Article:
Yup, another test knit. I love doing test knits for other designers as it forces you to produce an FO (you have a deadline). It’s great for practicing the art of knitting. Finally, as an aspiring designer who has a few patterns under her belt, it gets you better aquainted with all the aspects of producing a pattern that will work well for other knitters. I never used test knitters for my 5 or so patterns, and thankfully I’ve never had any problems, but now I see it’s benefits!
Pattern: Brionay Scarf
Yarn: Cascade Eco +
Needles: US 7 / 4.5mm, US 10 1/2 / 6.5 mm
I feel ultra silly for blogging about a definite winter accessory, but it is what it is. I’ll appreciate it’s existence about 7 months from now!
The design is very simple and yet has a great effect. It’s done in a bulky weight yarn and I chose Cascade Eco+ because it’s a LOT of yardage in one skein. I didn’t have a lot of colours to choose from at my LYS, but seeing as I have a thing for green, and this was one of “my” greens, it was an easy choice.
I had determined to cut back on my volunteering to do test knits. It had become a sort of addiction, hunting and beating other potential knitters at getting in on the typically short list of testers requested. Once I saw this though, I was on it like mud to a yellow rubber boot. Three testers were requested and I was number two!! The designer, Julie, was bombarded with immediate excited feedback, so I’m glad I was in the right place at the right time.
Pattern: Haworth Hot Water Bottle Cozy
Yarn: MacAusland’s Woolen Mills, Aran, (less than 1 skein)
Needles: US 7 / 4.5mm, US 8 / 5 mm
I’ll say right out that I’m not thrilled with my yarn choice on this sweet project, because something much softer (like Cascade 220 or Berroco Vintage) would have been better than the rough and scruffy wool I used. Still, despite that, this pattern was a joy to work up. The design and execution is flawless. Everything worked as it should, so I’d say I scored on getting in on the testing.
It was my first time knitting from a chart, and I gotta say I’m hooked! I can check “conquer my fear of knitting charts” off my list of things to accomplish.
This would make a great gift for next Christmas, or as part of a care package for a cold fighting friend.
Here’s the link for the Julie’s project page on Ravelry. The pattern is still in the testing phase but will be released shortly.
Yes, spring is beginning to rear it’s lovely head here on the east coast, but I’m knitting up a fine collection for fall/winter 2012. Blame it on some great test knits too tempting to resist!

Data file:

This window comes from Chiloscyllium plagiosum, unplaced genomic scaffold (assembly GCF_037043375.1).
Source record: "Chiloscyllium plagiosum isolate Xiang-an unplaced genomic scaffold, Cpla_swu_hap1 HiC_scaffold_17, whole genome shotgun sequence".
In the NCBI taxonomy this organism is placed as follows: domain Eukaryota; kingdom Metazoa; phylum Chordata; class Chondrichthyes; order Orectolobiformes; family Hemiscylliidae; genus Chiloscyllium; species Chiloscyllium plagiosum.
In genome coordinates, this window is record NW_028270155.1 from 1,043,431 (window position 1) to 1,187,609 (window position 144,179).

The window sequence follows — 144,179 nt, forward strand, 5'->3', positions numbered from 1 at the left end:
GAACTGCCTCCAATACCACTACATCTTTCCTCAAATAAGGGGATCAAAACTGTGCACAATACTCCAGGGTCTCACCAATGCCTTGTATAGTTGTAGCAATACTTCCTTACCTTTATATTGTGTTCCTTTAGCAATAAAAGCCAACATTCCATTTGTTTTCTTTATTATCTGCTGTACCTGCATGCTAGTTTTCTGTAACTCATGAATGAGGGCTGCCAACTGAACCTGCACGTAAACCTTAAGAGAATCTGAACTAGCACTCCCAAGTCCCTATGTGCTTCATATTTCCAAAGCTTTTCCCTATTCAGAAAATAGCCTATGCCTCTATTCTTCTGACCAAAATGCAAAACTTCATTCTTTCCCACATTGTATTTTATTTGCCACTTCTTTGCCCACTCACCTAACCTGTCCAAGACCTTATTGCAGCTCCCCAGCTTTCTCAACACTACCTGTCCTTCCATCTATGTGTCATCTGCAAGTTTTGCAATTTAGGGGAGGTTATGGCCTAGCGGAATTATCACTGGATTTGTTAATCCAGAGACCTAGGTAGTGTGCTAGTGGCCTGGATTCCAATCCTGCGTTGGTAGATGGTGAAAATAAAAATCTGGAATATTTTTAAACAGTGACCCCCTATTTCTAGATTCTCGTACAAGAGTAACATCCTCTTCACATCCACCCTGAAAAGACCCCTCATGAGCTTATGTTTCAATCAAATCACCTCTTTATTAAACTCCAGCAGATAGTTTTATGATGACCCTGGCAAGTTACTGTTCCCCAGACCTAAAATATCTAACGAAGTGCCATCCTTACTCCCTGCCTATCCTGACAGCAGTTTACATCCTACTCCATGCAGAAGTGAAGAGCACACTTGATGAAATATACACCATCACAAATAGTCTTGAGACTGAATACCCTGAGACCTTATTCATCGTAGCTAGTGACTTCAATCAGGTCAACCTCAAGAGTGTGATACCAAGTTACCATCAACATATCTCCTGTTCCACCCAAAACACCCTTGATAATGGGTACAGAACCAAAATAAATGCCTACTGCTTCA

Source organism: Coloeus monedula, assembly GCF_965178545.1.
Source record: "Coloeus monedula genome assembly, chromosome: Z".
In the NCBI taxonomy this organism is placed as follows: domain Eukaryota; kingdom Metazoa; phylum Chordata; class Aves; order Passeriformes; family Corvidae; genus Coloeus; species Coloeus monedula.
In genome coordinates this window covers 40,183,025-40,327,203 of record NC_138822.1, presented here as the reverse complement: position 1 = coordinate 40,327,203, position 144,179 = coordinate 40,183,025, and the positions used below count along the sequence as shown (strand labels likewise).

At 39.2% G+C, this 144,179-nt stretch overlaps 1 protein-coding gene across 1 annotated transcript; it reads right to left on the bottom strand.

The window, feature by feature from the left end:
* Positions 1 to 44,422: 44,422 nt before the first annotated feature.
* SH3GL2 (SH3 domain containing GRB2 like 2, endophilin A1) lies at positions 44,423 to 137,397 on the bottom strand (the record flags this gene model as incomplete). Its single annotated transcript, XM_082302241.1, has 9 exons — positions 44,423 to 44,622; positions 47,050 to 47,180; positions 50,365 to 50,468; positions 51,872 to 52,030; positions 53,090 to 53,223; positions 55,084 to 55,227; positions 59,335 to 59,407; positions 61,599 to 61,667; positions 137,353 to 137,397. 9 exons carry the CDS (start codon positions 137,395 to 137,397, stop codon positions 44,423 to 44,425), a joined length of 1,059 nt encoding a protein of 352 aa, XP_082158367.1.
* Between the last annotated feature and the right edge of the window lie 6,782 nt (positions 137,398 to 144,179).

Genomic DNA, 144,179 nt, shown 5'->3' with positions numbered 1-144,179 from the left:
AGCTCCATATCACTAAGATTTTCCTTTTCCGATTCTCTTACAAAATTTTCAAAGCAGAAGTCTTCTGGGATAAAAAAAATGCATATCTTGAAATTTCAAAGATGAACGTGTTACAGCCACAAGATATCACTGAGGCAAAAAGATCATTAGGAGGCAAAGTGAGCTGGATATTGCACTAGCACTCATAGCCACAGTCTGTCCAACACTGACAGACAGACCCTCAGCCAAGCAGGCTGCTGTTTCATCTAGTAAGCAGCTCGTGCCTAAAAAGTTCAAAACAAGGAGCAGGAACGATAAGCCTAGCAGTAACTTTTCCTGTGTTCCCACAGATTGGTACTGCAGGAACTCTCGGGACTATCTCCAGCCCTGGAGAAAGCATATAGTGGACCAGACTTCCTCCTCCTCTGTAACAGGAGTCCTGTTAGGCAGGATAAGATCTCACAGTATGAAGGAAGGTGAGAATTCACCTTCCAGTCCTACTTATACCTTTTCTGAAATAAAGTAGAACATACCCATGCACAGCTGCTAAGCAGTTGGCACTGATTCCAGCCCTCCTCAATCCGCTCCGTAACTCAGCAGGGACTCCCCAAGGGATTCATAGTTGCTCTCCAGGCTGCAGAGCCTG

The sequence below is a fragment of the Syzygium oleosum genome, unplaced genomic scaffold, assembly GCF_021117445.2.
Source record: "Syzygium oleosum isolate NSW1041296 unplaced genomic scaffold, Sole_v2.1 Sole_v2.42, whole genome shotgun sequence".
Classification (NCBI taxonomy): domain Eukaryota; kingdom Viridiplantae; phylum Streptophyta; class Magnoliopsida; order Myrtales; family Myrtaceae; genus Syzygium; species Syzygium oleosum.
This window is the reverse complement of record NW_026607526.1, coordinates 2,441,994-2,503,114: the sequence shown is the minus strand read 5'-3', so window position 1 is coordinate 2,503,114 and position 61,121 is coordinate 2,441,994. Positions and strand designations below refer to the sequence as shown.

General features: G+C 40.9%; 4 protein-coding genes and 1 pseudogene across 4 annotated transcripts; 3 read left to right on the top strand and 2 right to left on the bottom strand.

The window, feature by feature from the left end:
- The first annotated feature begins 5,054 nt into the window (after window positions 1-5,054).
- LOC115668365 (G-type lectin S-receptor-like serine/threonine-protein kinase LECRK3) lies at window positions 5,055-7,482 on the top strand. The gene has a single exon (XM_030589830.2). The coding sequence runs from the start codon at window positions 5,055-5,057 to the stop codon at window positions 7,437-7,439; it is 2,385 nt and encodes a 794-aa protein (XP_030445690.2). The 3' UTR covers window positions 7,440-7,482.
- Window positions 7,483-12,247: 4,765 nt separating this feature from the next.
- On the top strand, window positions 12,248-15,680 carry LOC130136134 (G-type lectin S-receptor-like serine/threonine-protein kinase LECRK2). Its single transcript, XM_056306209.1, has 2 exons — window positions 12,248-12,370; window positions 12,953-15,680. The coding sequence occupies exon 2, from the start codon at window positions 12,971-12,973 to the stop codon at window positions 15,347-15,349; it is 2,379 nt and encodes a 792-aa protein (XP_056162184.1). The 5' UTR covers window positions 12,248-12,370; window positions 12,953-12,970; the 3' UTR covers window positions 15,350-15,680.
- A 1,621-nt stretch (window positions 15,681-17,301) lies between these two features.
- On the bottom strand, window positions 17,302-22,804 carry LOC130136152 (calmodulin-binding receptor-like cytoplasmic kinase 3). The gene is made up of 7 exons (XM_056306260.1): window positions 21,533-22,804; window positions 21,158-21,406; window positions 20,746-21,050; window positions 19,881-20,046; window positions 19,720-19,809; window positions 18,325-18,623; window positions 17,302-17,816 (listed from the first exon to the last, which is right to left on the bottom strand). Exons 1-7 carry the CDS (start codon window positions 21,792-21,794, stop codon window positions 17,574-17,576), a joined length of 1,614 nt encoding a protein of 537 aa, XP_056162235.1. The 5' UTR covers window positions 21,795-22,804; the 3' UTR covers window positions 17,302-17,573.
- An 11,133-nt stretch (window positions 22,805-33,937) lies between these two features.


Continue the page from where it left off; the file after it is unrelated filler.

Pattern: Comfort Cowl
Yarn: Cascade 220 Heathers, Aspen (2 skeins)
Needles: US 8 / 5 mm
Meet Comfort Cowl, the newly released pattern from Madeleine, aka Yarn Madness on Ravelry. Here in Canada, you can’t have too many warm and cozy accessories for your neck.
This is essentially an infinity scarf and I love how it wraps around you twice to give you that much needed cozy warm feeling. It’s definitely named well!
I’ve worn it a few times already and I can attest to it’s comfort! Would make a great gift for someone next Christmas. 🙂
Simple and sweet is how I’d describe this hat design. I test knit it for Jessica, who has a really sweet blog, you should check it out! I enjoyed knitting this hat so much that I made two. It was also my first time cabling without a needle because you only deal with 2 stitches at a time. Combining that plus lace makes for a perfect hat for future autumns.
Pattern: Zest Hat (unpublished)
Yarn: Cascade 220 Heathers, River Rock (0.4 skeins)
Needles: US 8 / 5 mm
This version below is knit from New Zealand wool that I bought off ebay years ago for making my felted bags. It’s very scratchy, but it’s in one of my favourites colours. I soaked the hat in wool wash with added hair conditioner, but alas, it didn’t improve it’s feel. Oh well.
Yet another test knit, this time a neck warmer design by Maja Jokanovic.
Pattern: Terra Neck-Warmer
Yarn: Cascade 220 Heathers, River Rock
Needles: US 7 / 4.5 mm
It was fast and fun, and came together fabulously with some very cheap yet gorgeous buttons. Positioning and sewing buttons is not one of my favourite tasks in the world, but with a garter stitch button band, it was easy. Just count 6 ridges between rows and you’re in the right spot.
Maja was great to work with! I’m very new at testing patterns for knitwear designers, and she made it an easy and pleasant experience.